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|Title:||Indigenous beekeeping for sustainable development in Himachal Himalaya|
|Series/Report no.:||Int. Cl. ⁸ A01K 47/00, A01K 59/00|
|Abstract:||Indigenous beekeeping is the indigenous techniques of harvesting honey and beeswax from bees, using various indigenous styles of hives and other equipments. India and the neighbouring East Asian region are considered to be the centre of origin and evolution of honey bee species. Himachal Pradesh, owing to its varied agro-climate, has a great variety of bee forage sources that provide the basis for development of beekeeping industry in the state. The potential and success in beekeeping development is dependent on the quality and quantity of bees and bee flora available and the technology used. A survey conducted in seven blocks of district Chamba revealed that there are about 2.45 hives per house and occupancy rate of hive is 53.94 % in the region testifying to the rich ness of this culture. The Indigenous wall hives are locally called as Ganari in Chamba district. The dimensions of wall hive was accordingly, made by leaving a cavity in the wall when the house is under construction. On the inside, it is covered usually with a slate or stone plastered with mud. The size depends upon the availability of hollow tree trunk of Toon, Robinia, Bann, Kail trees. Beekeepers of district Chamba prefer the wall hive, however quantity of total honey harvested and ease of harvest is best in log hives. People clean their hives by scrubbing them from inside with scrubbers made of pine needle, Juniperis sp. or old raw combs. This helps in attracting the bees to the hives. Economic efficiency of Apis cerana (Indigenous beekeeping) is shown to be more economic then Apis mellifera. Beekeeping with Apis cerana should be encouraged for rural households with low investment capacity.|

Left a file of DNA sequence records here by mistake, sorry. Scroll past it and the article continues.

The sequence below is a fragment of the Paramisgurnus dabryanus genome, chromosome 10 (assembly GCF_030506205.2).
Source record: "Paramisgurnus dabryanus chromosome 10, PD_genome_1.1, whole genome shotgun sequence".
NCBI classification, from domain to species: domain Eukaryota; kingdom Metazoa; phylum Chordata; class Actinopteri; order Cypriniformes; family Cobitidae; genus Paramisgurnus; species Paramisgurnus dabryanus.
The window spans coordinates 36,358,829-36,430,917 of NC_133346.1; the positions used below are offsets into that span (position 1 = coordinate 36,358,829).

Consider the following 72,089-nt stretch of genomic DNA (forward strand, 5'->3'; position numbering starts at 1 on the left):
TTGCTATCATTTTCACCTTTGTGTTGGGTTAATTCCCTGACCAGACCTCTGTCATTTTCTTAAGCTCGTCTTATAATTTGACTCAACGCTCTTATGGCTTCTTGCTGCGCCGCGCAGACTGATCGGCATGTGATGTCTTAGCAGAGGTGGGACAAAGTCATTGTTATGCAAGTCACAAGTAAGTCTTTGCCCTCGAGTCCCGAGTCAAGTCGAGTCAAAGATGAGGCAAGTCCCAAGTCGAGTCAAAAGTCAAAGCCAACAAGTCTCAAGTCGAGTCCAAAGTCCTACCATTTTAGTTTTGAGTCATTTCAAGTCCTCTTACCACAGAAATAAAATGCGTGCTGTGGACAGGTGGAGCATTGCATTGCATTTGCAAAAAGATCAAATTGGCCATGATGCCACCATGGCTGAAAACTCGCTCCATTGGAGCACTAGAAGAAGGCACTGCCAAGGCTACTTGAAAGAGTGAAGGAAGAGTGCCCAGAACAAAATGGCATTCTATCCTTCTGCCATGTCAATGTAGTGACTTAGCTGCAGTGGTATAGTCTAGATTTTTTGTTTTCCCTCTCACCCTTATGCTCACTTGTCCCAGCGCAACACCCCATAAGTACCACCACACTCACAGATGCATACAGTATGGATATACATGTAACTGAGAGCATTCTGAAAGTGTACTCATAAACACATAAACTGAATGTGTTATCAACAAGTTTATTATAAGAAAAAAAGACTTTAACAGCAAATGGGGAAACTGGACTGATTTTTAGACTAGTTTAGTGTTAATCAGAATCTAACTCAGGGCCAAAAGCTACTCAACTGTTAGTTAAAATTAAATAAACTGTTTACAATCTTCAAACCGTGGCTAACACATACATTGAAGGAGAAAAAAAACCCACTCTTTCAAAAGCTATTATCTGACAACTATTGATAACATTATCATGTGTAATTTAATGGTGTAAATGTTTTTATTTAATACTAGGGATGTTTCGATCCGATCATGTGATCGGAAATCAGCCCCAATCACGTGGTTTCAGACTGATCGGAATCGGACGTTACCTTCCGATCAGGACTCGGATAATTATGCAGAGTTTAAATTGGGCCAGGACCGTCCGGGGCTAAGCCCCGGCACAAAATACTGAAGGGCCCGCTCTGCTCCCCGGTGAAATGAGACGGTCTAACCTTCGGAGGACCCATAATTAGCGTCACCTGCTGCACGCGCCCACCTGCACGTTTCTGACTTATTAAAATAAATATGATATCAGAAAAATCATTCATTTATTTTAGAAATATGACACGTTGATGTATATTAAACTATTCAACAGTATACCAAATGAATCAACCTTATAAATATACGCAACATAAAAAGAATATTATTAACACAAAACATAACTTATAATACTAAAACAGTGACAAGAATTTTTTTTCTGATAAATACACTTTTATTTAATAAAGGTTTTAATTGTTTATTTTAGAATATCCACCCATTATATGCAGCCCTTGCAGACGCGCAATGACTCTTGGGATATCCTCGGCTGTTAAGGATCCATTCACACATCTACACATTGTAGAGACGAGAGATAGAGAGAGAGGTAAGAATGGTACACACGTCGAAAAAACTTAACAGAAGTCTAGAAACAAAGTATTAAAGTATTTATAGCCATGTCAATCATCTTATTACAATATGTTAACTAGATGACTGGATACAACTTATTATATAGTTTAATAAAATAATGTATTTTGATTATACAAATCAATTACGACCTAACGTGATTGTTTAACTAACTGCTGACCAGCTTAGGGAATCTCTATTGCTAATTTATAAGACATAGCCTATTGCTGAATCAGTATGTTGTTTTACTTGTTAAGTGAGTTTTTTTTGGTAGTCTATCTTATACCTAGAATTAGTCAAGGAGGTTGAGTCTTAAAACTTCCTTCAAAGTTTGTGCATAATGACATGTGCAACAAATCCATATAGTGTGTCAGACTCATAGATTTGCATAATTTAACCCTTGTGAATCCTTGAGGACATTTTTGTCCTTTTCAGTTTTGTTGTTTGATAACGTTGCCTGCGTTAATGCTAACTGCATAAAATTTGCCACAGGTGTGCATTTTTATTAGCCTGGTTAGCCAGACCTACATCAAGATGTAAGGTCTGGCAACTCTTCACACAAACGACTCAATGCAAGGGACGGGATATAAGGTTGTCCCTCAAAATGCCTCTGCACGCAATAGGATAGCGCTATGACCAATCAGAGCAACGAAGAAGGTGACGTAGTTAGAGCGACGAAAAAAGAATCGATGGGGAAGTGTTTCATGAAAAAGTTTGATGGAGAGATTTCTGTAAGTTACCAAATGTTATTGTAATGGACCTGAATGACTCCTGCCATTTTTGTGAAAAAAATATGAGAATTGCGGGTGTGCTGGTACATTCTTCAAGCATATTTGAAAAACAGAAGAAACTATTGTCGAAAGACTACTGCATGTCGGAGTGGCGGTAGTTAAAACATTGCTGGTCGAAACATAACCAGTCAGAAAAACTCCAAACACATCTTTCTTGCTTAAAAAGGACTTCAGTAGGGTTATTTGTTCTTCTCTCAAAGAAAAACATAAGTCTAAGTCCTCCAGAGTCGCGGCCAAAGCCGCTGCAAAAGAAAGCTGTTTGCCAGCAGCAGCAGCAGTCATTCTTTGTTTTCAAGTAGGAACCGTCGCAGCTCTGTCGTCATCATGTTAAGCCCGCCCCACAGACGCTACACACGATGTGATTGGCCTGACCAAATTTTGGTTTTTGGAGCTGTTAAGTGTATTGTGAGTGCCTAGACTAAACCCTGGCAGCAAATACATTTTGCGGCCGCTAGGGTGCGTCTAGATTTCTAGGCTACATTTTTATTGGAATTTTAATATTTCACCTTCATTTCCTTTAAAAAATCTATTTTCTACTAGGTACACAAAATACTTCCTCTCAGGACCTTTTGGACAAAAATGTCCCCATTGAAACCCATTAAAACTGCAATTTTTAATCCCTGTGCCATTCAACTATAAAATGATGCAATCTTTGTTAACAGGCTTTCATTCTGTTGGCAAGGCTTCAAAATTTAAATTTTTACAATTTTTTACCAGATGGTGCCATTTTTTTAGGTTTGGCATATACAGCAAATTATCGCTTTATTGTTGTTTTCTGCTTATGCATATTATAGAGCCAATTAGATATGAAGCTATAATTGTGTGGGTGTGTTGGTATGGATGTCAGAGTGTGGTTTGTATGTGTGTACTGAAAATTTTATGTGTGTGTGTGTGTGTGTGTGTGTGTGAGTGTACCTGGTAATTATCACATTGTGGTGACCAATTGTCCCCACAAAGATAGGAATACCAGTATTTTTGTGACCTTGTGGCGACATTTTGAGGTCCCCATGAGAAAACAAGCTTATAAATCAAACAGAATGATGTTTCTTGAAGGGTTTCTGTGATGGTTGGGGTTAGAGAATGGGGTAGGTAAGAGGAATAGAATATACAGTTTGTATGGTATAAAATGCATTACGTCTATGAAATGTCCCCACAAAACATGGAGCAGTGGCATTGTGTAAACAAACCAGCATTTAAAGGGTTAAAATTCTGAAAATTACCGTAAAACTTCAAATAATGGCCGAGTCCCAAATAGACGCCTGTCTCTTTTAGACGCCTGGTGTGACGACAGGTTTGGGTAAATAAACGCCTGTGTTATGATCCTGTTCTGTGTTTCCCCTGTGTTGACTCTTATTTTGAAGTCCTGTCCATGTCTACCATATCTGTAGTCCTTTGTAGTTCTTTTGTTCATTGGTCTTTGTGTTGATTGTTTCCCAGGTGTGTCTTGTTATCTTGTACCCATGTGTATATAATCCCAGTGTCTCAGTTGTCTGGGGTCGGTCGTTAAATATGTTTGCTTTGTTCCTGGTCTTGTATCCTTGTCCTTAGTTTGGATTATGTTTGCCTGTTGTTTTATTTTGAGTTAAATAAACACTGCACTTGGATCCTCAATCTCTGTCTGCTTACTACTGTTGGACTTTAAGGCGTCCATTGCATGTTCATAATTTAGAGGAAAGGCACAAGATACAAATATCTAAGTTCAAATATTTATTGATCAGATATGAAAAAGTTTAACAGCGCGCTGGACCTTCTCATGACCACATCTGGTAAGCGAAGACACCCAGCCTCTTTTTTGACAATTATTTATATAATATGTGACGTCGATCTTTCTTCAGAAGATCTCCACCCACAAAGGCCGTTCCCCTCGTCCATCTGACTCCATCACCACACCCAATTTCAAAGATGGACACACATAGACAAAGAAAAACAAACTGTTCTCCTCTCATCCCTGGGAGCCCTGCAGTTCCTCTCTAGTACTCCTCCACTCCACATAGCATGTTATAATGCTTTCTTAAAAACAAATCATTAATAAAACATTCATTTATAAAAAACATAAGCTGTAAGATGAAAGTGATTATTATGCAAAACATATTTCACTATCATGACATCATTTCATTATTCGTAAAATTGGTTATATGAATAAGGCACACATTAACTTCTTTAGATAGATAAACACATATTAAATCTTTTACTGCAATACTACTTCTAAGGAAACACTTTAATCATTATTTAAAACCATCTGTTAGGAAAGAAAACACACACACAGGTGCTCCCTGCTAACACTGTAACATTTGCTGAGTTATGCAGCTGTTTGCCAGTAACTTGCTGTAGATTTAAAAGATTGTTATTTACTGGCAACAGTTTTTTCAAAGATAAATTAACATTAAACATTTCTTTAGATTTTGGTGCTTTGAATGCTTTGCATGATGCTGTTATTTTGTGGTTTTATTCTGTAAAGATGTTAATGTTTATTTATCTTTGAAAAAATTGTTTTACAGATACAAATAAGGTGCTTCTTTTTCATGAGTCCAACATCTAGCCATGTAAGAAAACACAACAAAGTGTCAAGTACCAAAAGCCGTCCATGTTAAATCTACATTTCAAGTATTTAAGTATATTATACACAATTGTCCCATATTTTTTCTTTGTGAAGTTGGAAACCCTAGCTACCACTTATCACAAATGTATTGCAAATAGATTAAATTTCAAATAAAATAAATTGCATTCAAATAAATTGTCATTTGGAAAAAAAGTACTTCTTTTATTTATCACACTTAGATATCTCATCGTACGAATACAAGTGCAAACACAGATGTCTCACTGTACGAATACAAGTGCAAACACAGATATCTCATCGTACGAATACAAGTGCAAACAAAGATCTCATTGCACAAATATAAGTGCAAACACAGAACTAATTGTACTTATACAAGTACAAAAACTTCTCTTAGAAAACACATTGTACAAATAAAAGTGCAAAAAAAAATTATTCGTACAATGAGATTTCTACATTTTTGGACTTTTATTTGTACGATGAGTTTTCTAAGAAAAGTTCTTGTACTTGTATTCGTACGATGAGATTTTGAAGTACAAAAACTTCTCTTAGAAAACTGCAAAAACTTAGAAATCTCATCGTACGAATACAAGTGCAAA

|Appears in Collections:||IJTK Vol.07(2) [April 2008]|
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